Rory McIlroy might feel he can perform a final round miracle with a closing 62 and challenge for the US PGA but his optimism about the final round came before Jordan Spieth closed in on Jason Day with a finish that suggests that he may well be world No 1 before Sunday is out.
The world No 1 was six shots behind clubhouse leader Branden Grace (64) on six under par shortly after he finished and rather than throw in the towel he took a question about the 62 he shot to win at Quail Hollow in 2010 and said: “I definitely believe it is out there for me. I feel I’m playing well enough to do shoot something like that.”
Trailing Day by nine and Spieth by seven—the Masters and US Open came home in 30 for a bogey free 65 that gives hm a shot at the probably win he needs to take over at world No 1—McIlroy’s biggest problem is not the gap on the leaders but the fact that he’s tied with six other players with another 16 ahead of him.
The six include Justin Thomas, the 22-year old phenomenon from Louisville, and his final round playing partner Charl Schwartzel.
Ahead, are some of the most exciting young names in the game and expecting all of them to have an average day is probably asking a lot.
“As long as I’m no more than ten shots back going into tomorrow, I feel with a great start again and trying to keep the momentum of the round going, there is no reason why I can go out and shoot 64 or 62 that I might need,” McIlroy said after a third round 68.
McIlroy really needed the 62 yesterday but having raced to four under after five, he had to birdie the 16th and 18th for his four under par round given that it was two steps forward and one step back for the rusty Co Down man in what was is his first tournament since June’s US Open.
He admitted he got ahead of himself at Whistling Straits where the scoring average for the Straits Course yesterday was 70.62 compared to 72.9 on Friday and 74.1 on day one.
A mid-round wobble stopped his charge but he still felt reasonably happy about his game and what remains for him this season after finishing on six under with an eagle and six birdies on his card.
McIlroy said: “I got off to a dream start, really. To be four-under through five and not having birdied the first and third was a bonus.
“But to give those shots away again on six and eight you really have to battle to shoot four-under in the end.
“I guess that probably shows just a lack of competitiveness and considering this is the first week back in a few weeks.
"It was a day that started well and ended well, birdieing two of the last three holes. The stuff in between was a little patchy at times.
“But I hit a lot of good shots, I putted better. There were just a couple of loose ones here and there. I came off the course definitely thinking there was a really low one there.
“It’s still my best score of the week, but it could have been a lot better.”
McIlroy began the day on two under par, 10 strokes behind halfway leader Matt Jones of Australia, (who shot 73 to fall back to sixth on 10 under) and four behind Spieth.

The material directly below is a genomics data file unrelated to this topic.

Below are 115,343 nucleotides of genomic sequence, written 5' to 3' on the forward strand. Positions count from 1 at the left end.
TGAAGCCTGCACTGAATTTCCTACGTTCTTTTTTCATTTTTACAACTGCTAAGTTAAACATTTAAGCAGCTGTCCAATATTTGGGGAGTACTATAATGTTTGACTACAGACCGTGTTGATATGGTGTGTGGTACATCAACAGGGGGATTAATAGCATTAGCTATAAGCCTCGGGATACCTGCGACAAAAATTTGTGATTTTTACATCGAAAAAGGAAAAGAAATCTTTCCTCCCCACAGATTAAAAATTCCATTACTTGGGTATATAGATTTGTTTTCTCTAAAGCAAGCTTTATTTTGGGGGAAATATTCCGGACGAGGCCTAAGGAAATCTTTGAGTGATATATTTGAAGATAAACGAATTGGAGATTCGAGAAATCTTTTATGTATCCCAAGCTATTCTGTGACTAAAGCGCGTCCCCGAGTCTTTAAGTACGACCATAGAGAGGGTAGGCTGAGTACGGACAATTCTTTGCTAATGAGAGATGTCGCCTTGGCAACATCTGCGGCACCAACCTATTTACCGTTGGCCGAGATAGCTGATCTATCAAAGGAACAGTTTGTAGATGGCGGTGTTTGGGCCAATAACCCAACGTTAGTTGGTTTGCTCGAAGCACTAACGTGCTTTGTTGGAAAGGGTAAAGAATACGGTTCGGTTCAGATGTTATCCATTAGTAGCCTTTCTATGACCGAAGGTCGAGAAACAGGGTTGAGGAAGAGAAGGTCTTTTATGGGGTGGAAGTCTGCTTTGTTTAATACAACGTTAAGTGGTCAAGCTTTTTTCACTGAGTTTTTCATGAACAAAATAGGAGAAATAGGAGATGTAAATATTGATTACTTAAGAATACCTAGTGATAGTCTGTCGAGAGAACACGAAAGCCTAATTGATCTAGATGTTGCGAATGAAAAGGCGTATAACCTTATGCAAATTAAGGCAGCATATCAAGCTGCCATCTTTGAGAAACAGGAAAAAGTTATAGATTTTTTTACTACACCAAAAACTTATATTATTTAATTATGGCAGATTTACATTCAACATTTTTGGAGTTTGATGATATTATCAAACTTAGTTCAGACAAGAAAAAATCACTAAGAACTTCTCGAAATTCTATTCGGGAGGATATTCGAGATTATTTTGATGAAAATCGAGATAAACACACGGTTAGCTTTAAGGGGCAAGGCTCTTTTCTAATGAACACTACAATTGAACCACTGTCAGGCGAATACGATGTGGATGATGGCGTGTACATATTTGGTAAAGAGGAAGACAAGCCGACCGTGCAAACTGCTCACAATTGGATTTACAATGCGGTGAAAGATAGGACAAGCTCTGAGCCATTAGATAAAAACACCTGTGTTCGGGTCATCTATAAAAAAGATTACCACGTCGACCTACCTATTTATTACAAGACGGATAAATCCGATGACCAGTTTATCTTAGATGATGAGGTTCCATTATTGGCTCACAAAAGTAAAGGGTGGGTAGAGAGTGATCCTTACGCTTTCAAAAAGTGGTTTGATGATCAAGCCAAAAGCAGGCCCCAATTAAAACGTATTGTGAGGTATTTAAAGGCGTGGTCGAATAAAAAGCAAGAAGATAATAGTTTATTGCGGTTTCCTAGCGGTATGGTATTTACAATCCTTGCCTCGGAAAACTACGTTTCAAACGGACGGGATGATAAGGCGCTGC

He was always going to need a special round to get himself back into contention and after birdie at the par-five second and another fourth, he then drained a 20-yarder for an eagle three from just off the green at the fifth to join the yet-to-start Spieth in a tie for seventh on six under.
“That was a bonus,” he said of the eagle. “I told JP to leave the pin in and I'm glad I did, it was going six or eight feet past.
“It was nice to see that one drop. As I said, dream start and a little disappointing that I wasn't able to keep it going from then.”
A birdie at the drivable sixth might have frightened a few but McIlroy, who had admitted during the week that his wedge play was a weakness, bunkered his blind 106-yard approach and missed a six footer for par.
Momentum is key and a bogey at the 507-yard eighth, where he bunkered his tee shot and his approach, sent him tumbling back down the leaderboard at a moment when he needed even more impetus.
It could never have been any other way after an enforced five week break spent wearing a surgical boot for the most part.
Asked if he might have been sharper had he played in Akron last week, he said: “I didn't want to play last week because I didn't want to jeopardise playing this week.
“There's no point in playing last week and then it flaring up. And then you completely throw this tournament into question.
“It could have made a difference, but again, my health's more important than the scores that I'm shooting out there.”
Dressed all in black, he hit back from the bogey at the sixth with a birdie from seven feet at the 10th, but he failed to birdie the par-five 11th after a pushed tee shot and then continued his rollercoaster adventure down the stretch.
A birdie from seven feet at the 13th was followed by a missed seven footer for birdie at the 14th and a bogey at the 15th, where he bunkered his approach
Still, he kept going and birdied the par-five 16th and then rolled in a 12 footer for another birdie at the last — a testament to his great competitive spirit.
“There are a few difficult holes out there but bogeying six was a big momentum stopper,” he admitted. “And then not getting that shot back straight away was tough, and then bogeying eight as well.
“But I felt like I bounced back well on the back nine and got a couple under. If I can improve on that tomorrow it will be a good showing in what is my first week back in eight or nine weeks.
“I know that the way the back nine's playing there, the leaders could be 14-, 15-under by the time the day ends. So, that would leave me eight shots back.
“In the back of your mind, you still think you have a chance, because that's what your competitive nature tells you.
“But if you're looking at it realistically, I want to go out there tomorrow and shoot the best score that I've shot this week.”